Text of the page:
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David Greenberg

New York | Member Since 2008

27
HELPFUL VOTES
  • 10 reviews
  • 30 ratings
  • 194 titles in library
  • 5 purchased in 2015
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  • How We Do It: The Evolution and Future of Human Reproduction

    • UNABRIDGED (11 hrs and 7 mins)
    • By Robert Martin
    • Narrated By William Neenan
    • Whispersync for Voice-ready
    Overall
    (14)
    Performance
    (13)
    Story
    (13)

    In How We Do It, primatologist Robert Martin draws on 40 years of research to locate the roots of everything from our sex cells to the way we care for newborns. He examines the procreative history of humans as well as that of our primate kin to reveal what's really natural when it comes to making and raising babies, and distinguish which behaviors we ought to continue - and which we should not. Although it's not realistic to raise our children like our ancestors did, Martin’s investigation reveals surprising consequences of - and suggests ways to improve upon - the way we do things now.

    David Greenberg says: "Dry, but appropriately so"
    "Dry, but appropriately so"
    Overall
    Performance
    Story
    Would you listen to How We Do It again? Why?

    Yes. This book is filled to the brim with information, and information that is backed up by citations in the scientific literature and historical facts.


    What did you like best about this story?

    The breadth and depth of exploring a complex subject.


    Which scene was your favorite?

    N/A


    Was this a book you wanted to listen to all in one sitting?

    Heavens no! There is too much to absorb.


    Any additional comments?

    The narration is flat and a bit annoying but not inappropriate. It is not too fast and given the speed with which the information comes at one, not fast is appropriate. The author of the book sticks pretty closely to observable, testable biological facts. He does not venture much into the "software" of human sexuality and that is not his purpose. But it does leave one feeling that a big chunk is missing. There are, however, other books that try to fill that gap.

    0 of 0 people found this review helpful
  • Why Men Want Sex and Women Need Love: Solving the Mystery of Attraction

    • UNABRIDGED (8 hrs and 22 mins)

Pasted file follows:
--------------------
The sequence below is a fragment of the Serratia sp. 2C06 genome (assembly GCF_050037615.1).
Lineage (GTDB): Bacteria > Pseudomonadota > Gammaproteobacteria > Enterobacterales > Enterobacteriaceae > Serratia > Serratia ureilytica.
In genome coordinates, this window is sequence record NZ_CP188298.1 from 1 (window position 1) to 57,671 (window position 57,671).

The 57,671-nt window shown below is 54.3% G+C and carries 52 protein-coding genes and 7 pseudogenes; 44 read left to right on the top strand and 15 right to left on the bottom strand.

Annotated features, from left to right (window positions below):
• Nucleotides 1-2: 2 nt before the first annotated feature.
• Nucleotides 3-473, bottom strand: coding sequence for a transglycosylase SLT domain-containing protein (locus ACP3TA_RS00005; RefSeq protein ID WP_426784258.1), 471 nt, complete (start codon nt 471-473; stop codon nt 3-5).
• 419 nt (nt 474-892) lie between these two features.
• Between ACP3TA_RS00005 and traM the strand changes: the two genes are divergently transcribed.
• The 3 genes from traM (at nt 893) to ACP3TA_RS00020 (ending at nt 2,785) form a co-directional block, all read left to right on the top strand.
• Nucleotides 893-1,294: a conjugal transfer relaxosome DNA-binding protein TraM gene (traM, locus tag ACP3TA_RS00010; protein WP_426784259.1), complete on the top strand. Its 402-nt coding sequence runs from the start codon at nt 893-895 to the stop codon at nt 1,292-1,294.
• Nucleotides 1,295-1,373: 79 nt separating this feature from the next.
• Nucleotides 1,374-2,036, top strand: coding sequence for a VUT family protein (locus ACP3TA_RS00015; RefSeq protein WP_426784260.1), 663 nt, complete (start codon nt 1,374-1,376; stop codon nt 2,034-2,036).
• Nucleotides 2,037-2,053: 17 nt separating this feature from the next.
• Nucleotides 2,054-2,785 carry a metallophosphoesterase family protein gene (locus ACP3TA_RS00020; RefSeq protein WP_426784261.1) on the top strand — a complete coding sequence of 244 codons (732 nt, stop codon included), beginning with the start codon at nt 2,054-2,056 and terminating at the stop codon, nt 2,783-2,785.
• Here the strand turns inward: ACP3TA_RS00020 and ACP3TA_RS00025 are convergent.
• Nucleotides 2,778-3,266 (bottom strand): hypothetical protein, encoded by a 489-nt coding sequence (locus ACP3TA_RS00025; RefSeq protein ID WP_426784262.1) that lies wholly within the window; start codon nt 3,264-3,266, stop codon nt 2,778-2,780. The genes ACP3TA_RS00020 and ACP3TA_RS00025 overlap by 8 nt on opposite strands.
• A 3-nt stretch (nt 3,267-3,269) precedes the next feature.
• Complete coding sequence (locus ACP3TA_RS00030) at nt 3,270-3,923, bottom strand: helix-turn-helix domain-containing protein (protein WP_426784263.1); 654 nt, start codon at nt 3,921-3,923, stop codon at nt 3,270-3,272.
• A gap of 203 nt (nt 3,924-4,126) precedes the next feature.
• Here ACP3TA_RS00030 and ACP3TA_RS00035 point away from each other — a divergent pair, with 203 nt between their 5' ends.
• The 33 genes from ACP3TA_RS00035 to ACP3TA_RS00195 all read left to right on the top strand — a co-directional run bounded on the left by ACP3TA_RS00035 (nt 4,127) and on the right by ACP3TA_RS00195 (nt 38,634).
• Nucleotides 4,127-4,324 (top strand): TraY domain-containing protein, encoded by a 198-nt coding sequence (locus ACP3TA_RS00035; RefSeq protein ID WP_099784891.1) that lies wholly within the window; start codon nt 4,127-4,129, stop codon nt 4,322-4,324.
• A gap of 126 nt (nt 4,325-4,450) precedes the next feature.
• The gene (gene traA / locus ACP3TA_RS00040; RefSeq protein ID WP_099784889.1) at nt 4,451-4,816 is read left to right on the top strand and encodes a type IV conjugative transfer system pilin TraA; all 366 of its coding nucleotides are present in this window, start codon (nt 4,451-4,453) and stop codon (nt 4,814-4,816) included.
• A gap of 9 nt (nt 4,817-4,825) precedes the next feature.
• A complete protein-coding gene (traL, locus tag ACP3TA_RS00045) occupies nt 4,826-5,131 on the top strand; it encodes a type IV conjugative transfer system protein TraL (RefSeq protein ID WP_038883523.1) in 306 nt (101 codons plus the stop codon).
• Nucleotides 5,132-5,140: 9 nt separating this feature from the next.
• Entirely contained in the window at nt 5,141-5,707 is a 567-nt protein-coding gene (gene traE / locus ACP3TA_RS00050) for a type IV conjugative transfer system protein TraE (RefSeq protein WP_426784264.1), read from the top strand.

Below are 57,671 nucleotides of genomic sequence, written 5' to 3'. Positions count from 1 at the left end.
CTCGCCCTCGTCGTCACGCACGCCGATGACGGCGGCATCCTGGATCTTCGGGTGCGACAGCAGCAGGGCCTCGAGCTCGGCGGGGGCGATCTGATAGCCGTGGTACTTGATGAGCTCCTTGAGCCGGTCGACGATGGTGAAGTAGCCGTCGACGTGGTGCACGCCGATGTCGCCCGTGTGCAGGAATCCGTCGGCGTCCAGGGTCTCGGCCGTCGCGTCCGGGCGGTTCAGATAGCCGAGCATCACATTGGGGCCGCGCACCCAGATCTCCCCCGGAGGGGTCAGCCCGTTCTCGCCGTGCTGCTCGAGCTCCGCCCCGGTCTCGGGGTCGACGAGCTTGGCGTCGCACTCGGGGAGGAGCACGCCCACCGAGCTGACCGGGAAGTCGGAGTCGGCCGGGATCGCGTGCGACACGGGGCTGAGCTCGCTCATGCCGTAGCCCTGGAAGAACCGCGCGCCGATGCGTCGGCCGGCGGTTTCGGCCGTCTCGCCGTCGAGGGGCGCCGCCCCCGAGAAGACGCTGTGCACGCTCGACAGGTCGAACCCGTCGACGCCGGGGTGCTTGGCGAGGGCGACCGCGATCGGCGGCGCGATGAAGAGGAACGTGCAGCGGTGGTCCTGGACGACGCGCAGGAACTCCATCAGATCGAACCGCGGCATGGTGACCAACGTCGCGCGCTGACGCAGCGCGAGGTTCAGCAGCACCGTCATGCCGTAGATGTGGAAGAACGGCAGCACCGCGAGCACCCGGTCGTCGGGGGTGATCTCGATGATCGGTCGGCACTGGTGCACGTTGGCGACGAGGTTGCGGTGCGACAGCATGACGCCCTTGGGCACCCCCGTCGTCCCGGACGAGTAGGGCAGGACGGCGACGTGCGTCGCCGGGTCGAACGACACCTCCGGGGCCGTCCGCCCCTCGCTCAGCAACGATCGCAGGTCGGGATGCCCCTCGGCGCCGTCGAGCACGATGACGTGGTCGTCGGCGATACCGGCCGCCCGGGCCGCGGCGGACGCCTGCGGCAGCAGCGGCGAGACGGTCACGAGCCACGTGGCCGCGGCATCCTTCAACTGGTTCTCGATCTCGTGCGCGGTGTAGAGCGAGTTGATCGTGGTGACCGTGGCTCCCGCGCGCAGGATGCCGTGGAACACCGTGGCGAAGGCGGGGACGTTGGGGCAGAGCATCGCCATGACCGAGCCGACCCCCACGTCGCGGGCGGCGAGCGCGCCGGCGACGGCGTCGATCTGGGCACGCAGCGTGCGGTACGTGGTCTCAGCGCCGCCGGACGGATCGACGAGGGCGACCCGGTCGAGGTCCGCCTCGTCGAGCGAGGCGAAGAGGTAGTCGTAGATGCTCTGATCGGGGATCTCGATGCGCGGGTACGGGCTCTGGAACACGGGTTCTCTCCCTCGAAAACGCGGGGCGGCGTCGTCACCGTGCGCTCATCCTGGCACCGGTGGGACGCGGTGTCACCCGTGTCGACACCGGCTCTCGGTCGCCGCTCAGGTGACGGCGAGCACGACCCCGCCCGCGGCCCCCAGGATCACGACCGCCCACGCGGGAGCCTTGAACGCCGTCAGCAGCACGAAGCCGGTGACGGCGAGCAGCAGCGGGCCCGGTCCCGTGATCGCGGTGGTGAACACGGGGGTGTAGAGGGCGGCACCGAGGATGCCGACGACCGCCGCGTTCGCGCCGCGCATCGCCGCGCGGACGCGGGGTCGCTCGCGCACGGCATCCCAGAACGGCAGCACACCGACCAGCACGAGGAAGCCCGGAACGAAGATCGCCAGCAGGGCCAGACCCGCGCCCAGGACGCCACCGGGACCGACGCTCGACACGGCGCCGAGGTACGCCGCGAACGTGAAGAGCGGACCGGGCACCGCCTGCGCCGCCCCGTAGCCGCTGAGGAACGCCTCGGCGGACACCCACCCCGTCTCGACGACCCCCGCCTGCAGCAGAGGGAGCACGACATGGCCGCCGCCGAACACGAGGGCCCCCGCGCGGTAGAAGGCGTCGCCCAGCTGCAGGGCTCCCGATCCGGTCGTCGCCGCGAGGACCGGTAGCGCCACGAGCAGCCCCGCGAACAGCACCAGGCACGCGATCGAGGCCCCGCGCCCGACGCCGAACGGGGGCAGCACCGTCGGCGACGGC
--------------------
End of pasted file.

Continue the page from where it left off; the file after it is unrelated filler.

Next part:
• By Allan Pease, Barbara Pease
    • Narrated By Chelsea Bruland, Jeff Prewett
    • Whispersync for Voice-ready
    Overall
    (55)
    Performance
    (17)
    Story
    (19)

    Will men and women ever see eye-to-eye about love and sex? How will relationships ever be rewarding if men only want to rush into bed and women want to rush to the altar? In this practical, witty and down-to-earth guide, couples experts Allan and Barbara Pease reveal the truth about how men and women can really get along. By translating science and cutting edge research into a powerful yet highly entertaining read, youll learn how to find true happiness and compatibility with the opposite sex.

    David Greenberg says: "Men and women -- always a mystery"
    "Men and women -- always a mystery"
    Overall
    Performance
    Story
    Would you recommend this audiobook to a friend? If so, why?

    Very entertaining and somewhat informative


    What was one of the most memorable moments of Why Men Want Sex and Women Need Love?

    It was repetitive enough that the same memorable moments occurred again and again.
    Particularly good parts concerned the presentations of lists of behaviors and attitudes. These were very well presented.


    What does Chelsea Bruland and Jeff Prewett bring to the story that you wouldn’t experience if you just read the book?

    Australian accents?


    What insight do you think you’ll apply from Why Men Want Sex and Women Need Love?

    None


    Any additional comments?

    The audiobook is highly entertaining and has some very good information. I also found it repetitive. It also has a certain amount of questionable information, but most concerning scientific issues that are unproven but presented as fact. That does not particularly take away for the good parts.

    0 of 0 people found this review helpful
  • Genghis Khan and the Making of the Modern World

    • UNABRIDGED (14 hrs and 19 mins)
    • By Jack Weatherford
    • Narrated By Jonathan Davis, Jack Weatherford
    • Whispersync for Voice-ready
    Overall
    (4372)
    Performance
    (2884)
    Story
    (2908)

    The Mongol army led by Genghis Khan subjugated more lands and people in 25 years than the Romans did in 400. In nearly every country the Mongols conquered, they brought an unprecedented rise in cultural communication, expanded trade, and a blossoming of civilization.

    Peter says: "Brilliant, insightful, intriguing."
    "Most informative"
    Overall
    Performance
    Story
    Where does Genghis Khan and the Making of the Modern World rank among all the audiobooks you’ve listened to so far?

    One of the better history books


    What did you like best about this story?